What would you do if you ruptured your eardrum while on an airplane? What if, instead, you tore your meniscus while collecting your luggage at baggage claim? Assuming you're like most Americans, you'd wait 20 days before receiving any medical attention. Not fun, especially during the time you're waiting with a ruptured eardrum, throbbing in pain, or, as you wait with a swollen, locked-up knee, hoping that you don't need surgery to repair a torn meniscus.

Cyrus Massoumi, one of the founders of ZocDoc, has experienced both airport injuries. Whether they were complete misfortunes or veiled gifts is an entirely different story. The injury-prone traveler is one of the masterminds behind ZocDoc, a free service that allows patients to book doctor appointments online.

The first time Massoumi was seriously injured on a plane--rupturing his eardrum as the plane landed--he experienced a light-bulb moment that would forever change his, and eventually, thousands of other people's lives. The growing pressure--POP!-- and excruciating pain isn't the typical struggle a brilliant mind endures in order to achieve greatness, but then again, ZocDoc isn't your typical startup.

It was like an icepick was being jammed into my ear...the entire landing, says Massoumi as he mimes the action, shoving an imaginary icepick into an imaginary block of ice. He had a sinus infection, and it apparently didn't agree with the change in pressure from the landing. It really was a lot of pressure, he says, contracting his hands, fingers interspersed, until no space is left between them.

After leaving the airport, Massoumi quickly logged online to make an appointment with a doctor as soon as possible. I went to my insurance company website, which most people would do, and I started calling the list of doctors, he says. Some of the phone numbers didn't work, one of the doctors was actually deceased, and a lot of the doctors didn't accept my insurance.

Four days passed before Massoumi was finally able to get treatment. Soon after his recovery, he realized that the problem he'd faced was a much bigger issue than he'd originally thought. It had taken far too long for him to get treatment, and he knew that there were doctors with openings in their schedules somewhere. The problem was he couldn't find doctors with openings.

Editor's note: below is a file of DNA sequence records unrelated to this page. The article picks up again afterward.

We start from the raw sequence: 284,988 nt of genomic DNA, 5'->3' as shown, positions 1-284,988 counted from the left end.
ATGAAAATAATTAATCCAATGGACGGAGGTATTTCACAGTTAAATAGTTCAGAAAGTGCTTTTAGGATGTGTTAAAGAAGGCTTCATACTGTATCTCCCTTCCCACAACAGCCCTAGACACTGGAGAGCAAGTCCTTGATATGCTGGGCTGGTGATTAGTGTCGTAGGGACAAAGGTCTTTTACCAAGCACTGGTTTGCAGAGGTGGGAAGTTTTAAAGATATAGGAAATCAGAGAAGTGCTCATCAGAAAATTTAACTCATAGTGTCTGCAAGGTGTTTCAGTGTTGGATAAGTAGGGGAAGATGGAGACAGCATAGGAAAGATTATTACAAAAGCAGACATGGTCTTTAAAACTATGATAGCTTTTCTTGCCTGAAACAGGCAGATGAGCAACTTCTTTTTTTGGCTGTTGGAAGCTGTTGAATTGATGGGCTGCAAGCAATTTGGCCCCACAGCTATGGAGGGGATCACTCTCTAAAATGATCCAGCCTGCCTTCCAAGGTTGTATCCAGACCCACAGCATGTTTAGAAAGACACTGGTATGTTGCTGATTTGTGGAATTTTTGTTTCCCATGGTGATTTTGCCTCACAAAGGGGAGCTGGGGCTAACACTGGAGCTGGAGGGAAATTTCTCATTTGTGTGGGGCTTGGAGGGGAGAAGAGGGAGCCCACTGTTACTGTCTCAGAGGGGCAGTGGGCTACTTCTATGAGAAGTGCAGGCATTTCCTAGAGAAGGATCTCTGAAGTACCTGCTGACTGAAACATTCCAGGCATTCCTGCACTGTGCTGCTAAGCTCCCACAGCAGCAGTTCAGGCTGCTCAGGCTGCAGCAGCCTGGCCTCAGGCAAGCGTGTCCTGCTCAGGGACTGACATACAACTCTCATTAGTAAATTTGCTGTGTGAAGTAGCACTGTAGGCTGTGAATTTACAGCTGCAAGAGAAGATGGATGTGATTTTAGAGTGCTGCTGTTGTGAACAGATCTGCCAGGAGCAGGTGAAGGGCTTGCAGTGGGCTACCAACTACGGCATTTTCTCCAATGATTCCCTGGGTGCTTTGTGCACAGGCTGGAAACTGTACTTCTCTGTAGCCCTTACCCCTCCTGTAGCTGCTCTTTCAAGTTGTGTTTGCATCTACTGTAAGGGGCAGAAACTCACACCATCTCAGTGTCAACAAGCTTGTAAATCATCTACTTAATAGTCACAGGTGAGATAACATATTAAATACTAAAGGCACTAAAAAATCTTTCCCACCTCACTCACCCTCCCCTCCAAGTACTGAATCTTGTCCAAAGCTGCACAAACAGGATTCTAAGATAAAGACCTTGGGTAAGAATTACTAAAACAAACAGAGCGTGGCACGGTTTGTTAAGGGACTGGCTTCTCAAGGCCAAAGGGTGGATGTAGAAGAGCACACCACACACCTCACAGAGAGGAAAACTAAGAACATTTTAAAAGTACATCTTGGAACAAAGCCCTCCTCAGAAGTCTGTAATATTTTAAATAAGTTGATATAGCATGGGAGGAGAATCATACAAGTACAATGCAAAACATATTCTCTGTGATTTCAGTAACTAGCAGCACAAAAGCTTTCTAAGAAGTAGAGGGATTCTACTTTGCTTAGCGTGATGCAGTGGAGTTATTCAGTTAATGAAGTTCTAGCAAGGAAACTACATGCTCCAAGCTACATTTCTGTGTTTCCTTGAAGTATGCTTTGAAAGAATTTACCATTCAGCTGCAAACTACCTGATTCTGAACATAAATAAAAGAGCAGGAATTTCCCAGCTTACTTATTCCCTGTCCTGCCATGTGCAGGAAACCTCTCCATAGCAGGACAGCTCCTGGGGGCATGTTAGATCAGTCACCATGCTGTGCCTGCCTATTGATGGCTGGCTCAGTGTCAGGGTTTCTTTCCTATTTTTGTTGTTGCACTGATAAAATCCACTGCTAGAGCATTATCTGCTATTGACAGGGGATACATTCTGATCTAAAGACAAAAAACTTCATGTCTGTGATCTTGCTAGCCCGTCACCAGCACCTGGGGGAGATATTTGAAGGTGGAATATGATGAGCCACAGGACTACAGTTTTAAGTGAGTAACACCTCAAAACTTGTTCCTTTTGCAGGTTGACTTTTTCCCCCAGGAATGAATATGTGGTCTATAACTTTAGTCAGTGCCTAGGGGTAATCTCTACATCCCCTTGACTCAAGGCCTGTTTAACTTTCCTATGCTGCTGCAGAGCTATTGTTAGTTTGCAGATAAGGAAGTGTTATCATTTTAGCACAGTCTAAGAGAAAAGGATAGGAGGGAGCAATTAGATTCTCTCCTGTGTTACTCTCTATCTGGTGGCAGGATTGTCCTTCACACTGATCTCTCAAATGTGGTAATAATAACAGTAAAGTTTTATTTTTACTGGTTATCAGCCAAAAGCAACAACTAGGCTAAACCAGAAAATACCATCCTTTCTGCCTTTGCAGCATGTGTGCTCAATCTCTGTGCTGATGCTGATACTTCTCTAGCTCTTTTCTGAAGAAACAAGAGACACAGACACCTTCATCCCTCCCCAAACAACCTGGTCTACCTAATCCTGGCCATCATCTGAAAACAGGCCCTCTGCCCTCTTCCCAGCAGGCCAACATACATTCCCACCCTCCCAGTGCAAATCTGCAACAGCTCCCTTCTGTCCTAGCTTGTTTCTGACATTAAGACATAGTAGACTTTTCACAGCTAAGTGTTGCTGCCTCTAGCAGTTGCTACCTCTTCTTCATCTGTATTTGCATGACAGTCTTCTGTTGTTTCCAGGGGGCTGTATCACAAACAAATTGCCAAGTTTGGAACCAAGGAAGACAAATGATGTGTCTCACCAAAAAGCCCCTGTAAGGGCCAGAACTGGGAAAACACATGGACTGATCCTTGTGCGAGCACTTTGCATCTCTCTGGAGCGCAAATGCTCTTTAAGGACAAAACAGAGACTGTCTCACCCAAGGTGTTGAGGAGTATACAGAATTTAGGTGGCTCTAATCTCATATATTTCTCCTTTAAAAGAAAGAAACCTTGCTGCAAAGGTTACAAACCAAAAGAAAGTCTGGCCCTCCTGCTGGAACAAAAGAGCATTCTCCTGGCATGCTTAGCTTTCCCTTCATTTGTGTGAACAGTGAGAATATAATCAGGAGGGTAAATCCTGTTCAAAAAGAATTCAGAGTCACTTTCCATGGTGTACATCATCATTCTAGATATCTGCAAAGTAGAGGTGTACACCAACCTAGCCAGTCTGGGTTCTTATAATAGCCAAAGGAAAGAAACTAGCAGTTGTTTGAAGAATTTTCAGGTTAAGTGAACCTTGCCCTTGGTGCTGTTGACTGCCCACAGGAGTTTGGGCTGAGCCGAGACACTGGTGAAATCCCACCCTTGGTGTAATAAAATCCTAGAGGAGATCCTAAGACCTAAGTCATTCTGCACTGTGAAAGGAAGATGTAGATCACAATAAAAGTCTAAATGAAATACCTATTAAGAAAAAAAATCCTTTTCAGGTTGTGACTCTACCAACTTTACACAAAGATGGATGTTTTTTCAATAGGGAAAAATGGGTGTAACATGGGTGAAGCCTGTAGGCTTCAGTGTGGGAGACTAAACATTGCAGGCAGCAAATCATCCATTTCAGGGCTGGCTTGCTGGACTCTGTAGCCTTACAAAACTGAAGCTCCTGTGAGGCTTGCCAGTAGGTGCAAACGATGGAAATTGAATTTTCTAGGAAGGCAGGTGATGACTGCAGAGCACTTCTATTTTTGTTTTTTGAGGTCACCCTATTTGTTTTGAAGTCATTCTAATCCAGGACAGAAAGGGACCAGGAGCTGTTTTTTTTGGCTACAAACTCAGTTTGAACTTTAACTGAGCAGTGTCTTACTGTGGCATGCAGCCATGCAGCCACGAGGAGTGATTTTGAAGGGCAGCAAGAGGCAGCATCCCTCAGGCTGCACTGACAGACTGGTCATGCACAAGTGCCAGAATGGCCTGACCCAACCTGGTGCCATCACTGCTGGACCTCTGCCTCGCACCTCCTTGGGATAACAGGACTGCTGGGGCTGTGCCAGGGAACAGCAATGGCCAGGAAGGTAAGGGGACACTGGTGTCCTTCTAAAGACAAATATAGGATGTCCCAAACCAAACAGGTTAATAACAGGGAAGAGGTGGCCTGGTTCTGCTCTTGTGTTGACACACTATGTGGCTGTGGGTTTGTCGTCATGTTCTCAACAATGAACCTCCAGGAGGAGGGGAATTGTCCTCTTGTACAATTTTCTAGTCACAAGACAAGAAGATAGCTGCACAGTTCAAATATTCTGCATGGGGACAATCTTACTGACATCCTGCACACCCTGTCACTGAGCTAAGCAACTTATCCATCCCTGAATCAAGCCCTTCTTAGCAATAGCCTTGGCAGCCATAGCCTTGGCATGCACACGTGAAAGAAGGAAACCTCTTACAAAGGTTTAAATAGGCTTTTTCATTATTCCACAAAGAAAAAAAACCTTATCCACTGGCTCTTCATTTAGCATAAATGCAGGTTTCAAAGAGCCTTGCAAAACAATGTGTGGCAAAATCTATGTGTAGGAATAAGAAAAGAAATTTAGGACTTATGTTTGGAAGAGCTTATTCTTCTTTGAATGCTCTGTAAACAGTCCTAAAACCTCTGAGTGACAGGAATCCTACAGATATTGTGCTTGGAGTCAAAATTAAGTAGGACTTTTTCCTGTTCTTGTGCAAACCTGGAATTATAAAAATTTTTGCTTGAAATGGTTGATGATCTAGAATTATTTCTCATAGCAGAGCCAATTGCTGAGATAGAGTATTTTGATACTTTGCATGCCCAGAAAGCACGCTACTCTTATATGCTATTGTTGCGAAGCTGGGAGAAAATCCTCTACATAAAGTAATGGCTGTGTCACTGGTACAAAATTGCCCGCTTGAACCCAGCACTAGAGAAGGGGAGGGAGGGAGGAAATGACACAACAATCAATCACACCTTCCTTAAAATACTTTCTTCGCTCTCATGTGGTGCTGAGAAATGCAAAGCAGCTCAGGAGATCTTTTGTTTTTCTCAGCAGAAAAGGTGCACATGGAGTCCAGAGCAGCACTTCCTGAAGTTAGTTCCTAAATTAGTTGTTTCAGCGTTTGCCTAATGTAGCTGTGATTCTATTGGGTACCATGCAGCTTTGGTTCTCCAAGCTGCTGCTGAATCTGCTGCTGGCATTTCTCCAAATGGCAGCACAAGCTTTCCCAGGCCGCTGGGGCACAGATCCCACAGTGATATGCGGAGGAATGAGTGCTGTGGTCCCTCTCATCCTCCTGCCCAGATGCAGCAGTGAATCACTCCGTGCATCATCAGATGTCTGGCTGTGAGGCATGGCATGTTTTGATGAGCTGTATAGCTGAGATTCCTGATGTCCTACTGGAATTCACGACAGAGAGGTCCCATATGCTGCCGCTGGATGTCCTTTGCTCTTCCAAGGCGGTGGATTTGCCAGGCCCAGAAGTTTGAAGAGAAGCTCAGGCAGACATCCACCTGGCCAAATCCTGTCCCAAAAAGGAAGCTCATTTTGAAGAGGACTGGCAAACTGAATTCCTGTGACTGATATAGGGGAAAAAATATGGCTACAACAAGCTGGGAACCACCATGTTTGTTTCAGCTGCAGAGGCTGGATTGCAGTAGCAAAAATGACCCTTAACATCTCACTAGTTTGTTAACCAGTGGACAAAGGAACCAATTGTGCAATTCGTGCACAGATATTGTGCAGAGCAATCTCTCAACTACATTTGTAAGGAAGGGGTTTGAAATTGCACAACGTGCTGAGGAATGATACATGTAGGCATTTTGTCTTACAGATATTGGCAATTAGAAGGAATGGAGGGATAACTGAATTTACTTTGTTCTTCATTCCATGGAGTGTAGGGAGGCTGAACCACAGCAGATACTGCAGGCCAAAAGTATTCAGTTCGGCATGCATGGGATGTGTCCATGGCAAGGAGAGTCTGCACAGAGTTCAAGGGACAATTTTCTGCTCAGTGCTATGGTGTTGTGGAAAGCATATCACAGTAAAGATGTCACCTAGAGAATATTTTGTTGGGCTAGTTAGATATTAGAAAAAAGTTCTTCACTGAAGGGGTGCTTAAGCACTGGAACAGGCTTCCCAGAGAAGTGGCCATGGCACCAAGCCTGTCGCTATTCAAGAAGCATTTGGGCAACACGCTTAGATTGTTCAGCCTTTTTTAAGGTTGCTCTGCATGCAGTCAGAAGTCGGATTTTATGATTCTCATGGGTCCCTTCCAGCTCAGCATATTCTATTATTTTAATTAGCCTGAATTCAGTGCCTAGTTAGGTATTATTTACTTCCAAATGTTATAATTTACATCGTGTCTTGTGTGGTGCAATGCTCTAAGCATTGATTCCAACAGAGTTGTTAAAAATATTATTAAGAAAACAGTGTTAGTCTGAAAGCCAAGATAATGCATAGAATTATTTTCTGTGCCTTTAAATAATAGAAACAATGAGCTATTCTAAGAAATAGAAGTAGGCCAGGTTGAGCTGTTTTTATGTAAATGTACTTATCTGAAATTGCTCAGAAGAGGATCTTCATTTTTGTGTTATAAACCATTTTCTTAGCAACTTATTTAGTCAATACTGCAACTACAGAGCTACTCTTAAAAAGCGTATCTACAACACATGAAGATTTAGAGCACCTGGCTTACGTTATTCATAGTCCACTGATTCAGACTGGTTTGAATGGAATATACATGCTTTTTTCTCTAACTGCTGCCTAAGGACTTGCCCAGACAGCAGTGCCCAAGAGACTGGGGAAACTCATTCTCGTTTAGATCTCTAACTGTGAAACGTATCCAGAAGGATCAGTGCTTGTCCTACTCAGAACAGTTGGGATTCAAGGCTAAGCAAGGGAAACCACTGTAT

Massoumi had a rough idea of what he wanted to create: He knew patients needed easier access to doctors, and he knew that the internet could provide easier access to doctors with availabilities in their schedule. He immediately pitched the idea--booking doctor appointments online--to his good friend of seven years Oliver Kharraz, M.D., who told him the idea was brilliant. Kharraz convinced Massoumi to focus on the idea full-time. They ditched their jobs and decided they'd pour their life savings into the new company. But they needed a website. That's when Massoumi reached out to his friend of 14 years, Nick Ganju, who would help the team build a functioning website.

The healthcare heroes of the digital age were assembled. They were the perfect balance of talents. Massoumi, the injury-prone traveler, served as an idea guy and remains the man with the energy and passion for pitching the company's strengths. He's a storyteller, a salesperson at heart, and keeps the team motivated. Kharraz is the technician. He's the most practical of the three, and has a deep understanding of the healthcare industry. He helps the team navigate the tangled web of healthcare institutions and protocols. Ganju is the architect. He's a talented programmer that's worked for several startups in Silicon Valley and helps the site's calendar functions work with all types of software.